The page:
An Afghan reporter was arrested, apparently because of his contacts with Taliban representatives. For local reporters, covering the war is a minefield.
The Associated Press reports that Afghanistan reporter Rahmatullah Naikzad, a freelancer who contributes video to the AP and also works for Al Jazeera's Arab language service, was arrested by a NATO forces in the troubled province of Ghazni yesterday.
The International Security Assistance Force (ISAF), the umbrella for the US-led NATO mission in Afghanistan, provided few details beyond a brief statement that the journalist had been detained because of suspected ties to the Taliban.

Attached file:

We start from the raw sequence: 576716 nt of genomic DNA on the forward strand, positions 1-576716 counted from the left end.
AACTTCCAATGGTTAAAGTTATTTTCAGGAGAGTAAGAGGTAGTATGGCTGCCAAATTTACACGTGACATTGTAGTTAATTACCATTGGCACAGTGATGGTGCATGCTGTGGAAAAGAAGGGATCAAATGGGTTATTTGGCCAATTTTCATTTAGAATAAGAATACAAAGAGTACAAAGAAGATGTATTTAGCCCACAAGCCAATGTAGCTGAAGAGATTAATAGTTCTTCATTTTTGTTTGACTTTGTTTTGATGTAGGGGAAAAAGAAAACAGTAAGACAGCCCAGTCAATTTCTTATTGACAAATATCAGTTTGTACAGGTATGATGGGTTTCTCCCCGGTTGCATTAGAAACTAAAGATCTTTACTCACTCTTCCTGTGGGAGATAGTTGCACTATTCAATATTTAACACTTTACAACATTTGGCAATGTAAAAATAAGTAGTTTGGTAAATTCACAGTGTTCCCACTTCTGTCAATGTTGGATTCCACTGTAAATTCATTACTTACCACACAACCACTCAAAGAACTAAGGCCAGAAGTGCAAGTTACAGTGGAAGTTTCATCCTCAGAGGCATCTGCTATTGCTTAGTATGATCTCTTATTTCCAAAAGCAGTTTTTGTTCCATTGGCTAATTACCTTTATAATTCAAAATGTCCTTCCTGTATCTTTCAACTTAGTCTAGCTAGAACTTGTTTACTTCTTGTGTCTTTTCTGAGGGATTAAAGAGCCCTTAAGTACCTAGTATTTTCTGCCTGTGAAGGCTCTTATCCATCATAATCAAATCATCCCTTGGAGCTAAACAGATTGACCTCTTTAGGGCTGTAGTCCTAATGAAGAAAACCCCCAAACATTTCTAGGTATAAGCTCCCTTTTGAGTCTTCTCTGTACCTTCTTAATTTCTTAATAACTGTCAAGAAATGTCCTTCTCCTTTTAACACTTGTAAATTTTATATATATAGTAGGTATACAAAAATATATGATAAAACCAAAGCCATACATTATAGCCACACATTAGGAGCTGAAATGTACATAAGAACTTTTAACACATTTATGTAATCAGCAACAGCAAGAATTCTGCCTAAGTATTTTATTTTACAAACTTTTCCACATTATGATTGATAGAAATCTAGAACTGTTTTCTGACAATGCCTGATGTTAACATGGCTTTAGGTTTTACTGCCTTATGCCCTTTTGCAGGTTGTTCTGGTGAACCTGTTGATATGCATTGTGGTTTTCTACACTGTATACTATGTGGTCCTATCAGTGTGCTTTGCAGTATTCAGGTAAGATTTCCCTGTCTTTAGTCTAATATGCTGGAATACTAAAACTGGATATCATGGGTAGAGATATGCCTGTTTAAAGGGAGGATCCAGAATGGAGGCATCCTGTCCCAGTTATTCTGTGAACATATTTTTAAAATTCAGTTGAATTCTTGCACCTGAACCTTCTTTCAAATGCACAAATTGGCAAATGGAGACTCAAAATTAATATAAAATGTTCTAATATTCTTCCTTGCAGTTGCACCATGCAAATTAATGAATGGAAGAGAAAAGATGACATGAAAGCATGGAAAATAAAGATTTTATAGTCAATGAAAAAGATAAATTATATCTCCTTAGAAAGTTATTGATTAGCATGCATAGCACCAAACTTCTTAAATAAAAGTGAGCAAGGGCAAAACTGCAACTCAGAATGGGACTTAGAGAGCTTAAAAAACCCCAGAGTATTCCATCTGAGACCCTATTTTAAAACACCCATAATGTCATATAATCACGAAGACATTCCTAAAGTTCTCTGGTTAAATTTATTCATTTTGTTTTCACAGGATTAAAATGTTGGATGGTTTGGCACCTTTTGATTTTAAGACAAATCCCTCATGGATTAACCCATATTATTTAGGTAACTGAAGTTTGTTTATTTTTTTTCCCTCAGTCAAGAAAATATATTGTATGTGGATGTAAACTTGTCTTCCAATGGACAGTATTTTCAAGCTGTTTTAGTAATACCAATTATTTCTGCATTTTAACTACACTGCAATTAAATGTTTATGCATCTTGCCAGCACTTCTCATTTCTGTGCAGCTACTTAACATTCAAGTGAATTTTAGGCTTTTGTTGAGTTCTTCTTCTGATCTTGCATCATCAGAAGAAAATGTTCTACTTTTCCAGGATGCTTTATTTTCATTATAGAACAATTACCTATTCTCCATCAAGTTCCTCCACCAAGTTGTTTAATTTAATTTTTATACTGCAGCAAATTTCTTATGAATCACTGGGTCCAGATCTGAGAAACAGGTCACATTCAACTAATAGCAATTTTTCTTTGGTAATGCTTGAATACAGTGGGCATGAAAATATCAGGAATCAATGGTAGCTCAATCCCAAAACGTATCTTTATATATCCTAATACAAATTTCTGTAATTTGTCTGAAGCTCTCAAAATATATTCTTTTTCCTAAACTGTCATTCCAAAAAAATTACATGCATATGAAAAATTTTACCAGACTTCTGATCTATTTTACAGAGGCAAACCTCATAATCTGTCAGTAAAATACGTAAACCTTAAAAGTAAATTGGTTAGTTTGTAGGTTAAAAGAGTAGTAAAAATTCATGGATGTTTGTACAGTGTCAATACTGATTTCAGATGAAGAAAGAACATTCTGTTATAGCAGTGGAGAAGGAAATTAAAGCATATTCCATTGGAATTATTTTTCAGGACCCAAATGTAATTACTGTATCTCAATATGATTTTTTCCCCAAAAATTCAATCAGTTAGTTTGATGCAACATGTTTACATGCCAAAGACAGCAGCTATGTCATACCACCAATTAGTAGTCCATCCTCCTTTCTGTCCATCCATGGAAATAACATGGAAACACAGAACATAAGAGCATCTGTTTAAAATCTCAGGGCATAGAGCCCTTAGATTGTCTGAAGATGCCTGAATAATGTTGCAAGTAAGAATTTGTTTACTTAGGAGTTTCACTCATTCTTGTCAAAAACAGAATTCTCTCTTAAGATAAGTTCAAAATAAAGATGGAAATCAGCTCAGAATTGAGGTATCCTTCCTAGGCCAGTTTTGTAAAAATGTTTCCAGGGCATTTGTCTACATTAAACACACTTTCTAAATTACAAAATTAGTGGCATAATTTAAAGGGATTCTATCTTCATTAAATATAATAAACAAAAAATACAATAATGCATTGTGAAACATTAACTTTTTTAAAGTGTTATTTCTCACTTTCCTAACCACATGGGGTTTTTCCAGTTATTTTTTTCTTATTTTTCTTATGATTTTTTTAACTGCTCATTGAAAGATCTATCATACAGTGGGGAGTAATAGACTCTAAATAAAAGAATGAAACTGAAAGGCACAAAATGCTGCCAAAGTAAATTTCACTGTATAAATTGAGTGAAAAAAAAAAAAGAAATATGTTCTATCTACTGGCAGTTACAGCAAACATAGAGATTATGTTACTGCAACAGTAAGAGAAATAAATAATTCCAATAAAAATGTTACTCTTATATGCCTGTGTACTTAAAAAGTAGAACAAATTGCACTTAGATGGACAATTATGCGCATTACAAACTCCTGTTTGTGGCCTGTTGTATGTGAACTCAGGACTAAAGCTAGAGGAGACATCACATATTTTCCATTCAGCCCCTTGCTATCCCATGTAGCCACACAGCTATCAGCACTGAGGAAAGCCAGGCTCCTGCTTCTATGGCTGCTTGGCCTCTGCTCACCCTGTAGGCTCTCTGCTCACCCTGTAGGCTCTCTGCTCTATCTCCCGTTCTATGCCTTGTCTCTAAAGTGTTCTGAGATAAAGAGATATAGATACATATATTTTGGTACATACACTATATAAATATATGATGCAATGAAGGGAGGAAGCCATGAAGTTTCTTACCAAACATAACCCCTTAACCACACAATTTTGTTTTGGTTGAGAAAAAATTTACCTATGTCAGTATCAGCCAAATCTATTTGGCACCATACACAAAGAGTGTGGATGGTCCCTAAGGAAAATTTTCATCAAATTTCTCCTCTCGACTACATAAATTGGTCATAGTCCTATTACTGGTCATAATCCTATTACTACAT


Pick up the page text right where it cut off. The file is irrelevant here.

The AP reports that Mr. Naikzad, an ethnic Tajik, cultivated ties with Taliban and other militant leaders as part of his job, and that his family strenuously objected to any suggestion he might have been providing assistance to the Taliban. The vast majority of Taliban members are ethnic Pashtuns, and most Tajiks are sworn enemies of the Taliban (Tajik hero and anti-Taliban commander Ahmad Shah Massoud was assassinated by an Al Qaeda agent posing as a journalist two days before the 9/11 attacks on the US).
If recent experience is anything to go by, it could be months or years before the allegations against him are dealt with and he's either cleared and released, or evidence of wrongdoing is forthcoming. Reuters photographer Ibrahim Jassam, for example, was arrested by US and Iraqi forces on allegations he was a "security threat" and detained without charge for 17 months, until he was released this February.